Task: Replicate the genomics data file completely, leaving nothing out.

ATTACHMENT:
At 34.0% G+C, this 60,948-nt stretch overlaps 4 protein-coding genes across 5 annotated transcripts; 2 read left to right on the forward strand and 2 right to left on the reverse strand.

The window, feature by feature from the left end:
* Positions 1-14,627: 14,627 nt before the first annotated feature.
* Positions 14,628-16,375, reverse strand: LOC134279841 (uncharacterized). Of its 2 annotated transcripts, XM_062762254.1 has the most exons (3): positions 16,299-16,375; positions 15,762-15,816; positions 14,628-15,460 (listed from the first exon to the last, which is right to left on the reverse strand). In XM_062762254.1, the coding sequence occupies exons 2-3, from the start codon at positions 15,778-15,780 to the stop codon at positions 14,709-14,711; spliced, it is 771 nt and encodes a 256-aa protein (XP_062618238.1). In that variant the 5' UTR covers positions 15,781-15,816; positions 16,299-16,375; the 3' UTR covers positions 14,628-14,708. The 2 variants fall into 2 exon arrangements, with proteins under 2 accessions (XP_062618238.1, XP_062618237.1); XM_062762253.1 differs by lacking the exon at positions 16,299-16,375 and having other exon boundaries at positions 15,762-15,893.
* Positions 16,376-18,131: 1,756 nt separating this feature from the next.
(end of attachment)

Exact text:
At 34.0% G+C, this 60,948-nt stretch overlaps 4 protein-coding genes across 5 annotated transcripts; 2 read left to right on the forward strand and 2 right to left on the reverse strand.

The window, feature by feature from the left end:
* Positions 1-14,627: 14,627 nt before the first annotated feature.
* Positions 14,628-16,375, reverse strand: LOC134279841 (uncharacterized). Of its 2 annotated transcripts, XM_062762254.1 has the most exons (3): positions 16,299-16,375; positions 15,762-15,816; positions 14,628-15,460 (listed from the first exon to the last, which is right to left on the reverse strand). In XM_062762254.1, the coding sequence occupies exons 2-3, from the start codon at positions 15,778-15,780 to the stop codon at positions 14,709-14,711; spliced, it is 771 nt and encodes a 256-aa protein (XP_062618238.1). In that variant the 5' UTR covers positions 15,781-15,816; positions 16,299-16,375; the 3' UTR covers positions 14,628-14,708. The 2 variants fall into 2 exon arrangements, with proteins under 2 accessions (XP_062618238.1, XP_062618237.1); XM_062762253.1 differs by lacking the exon at positions 16,299-16,375 and having other exon boundaries at positions 15,762-15,893.
* Positions 16,376-18,131: 1,756 nt separating this feature from the next.